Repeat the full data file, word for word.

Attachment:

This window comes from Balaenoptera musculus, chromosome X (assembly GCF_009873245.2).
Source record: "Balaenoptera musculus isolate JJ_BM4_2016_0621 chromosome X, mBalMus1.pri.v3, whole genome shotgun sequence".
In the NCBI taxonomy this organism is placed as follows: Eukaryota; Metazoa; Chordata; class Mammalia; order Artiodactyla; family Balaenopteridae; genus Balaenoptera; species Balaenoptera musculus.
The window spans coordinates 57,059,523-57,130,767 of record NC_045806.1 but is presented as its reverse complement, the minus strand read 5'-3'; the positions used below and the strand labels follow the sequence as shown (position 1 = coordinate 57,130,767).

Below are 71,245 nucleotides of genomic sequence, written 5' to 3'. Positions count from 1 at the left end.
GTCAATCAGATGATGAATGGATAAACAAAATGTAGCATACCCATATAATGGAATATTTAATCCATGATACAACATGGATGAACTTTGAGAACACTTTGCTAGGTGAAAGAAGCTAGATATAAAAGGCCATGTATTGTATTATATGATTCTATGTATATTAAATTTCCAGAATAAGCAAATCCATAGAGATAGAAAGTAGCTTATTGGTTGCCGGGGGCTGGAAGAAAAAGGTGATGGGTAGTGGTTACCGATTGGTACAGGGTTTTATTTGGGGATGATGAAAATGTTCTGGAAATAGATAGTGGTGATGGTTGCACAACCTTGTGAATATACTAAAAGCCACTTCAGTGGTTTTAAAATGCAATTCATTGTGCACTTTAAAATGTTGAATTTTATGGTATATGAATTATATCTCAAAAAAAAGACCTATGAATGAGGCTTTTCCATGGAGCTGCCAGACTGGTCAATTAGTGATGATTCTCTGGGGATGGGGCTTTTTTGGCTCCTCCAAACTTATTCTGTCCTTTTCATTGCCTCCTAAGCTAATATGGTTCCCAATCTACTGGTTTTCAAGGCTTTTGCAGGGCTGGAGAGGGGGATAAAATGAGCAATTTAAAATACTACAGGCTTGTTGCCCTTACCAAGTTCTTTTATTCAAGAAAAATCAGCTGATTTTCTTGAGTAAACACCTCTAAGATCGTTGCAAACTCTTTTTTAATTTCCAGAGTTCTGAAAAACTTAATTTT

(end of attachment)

This window comes from Balaenoptera musculus, chromosome X (assembly GCF_009873245.2).
Source record: "Balaenoptera musculus isolate JJ_BM4_2016_0621 chromosome X, mBalMus1.pri.v3, whole genome shotgun sequence".
In the NCBI taxonomy this organism is placed as follows: Eukaryota; Metazoa; Chordata; class Mammalia; order Artiodactyla; family Balaenopteridae; genus Balaenoptera; species Balaenoptera musculus.
The window spans coordinates 57,059,523-57,130,767 of record NC_045806.1 but is presented as its reverse complement, the minus strand read 5'-3'; the positions used below and the strand labels follow the sequence as shown (position 1 = coordinate 57,130,767).

Below are 71,245 nucleotides of genomic sequence, written 5' to 3'. Positions count from 1 at the left end.
GTCAATCAGATGATGAATGGATAAACAAAATGTAGCATACCCATATAATGGAATATTTAATCCATGATACAACATGGATGAACTTTGAGAACACTTTGCTAGGTGAAAGAAGCTAGATATAAAAGGCCATGTATTGTATTATATGATTCTATGTATATTAAATTTCCAGAATAAGCAAATCCATAGAGATAGAAAGTAGCTTATTGGTTGCCGGGGGCTGGAAGAAAAAGGTGATGGGTAGTGGTTACCGATTGGTACAGGGTTTTATTTGGGGATGATGAAAATGTTCTGGAAATAGATAGTGGTGATGGTTGCACAACCTTGTGAATATACTAAAAGCCACTTCAGTGGTTTTAAAATGCAATTCATTGTGCACTTTAAAATGTTGAATTTTATGGTATATGAATTATATCTCAAAAAAAAGACCTATGAATGAGGCTTTTCCATGGAGCTGCCAGACTGGTCAATTAGTGATGATTCTCTGGGGATGGGGCTTTTTTGGCTCCTCCAAACTTATTCTGTCCTTTTCATTGCCTCCTAAGCTAATATGGTTCCCAATCTACTGGTTTTCAAGGCTTTTGCAGGGCTGGAGAGGGGGATAAAATGAGCAATTTAAAATACTACAGGCTTGTTGCCCTTACCAAGTTCTTTTATTCAAGAAAAATCAGCTGATTTTCTTGAGTAAACACCTCTAAGATCGTTGCAAACTCTTTTTTAATTTCCAGAGTTCTGAAAAACTTAATTTT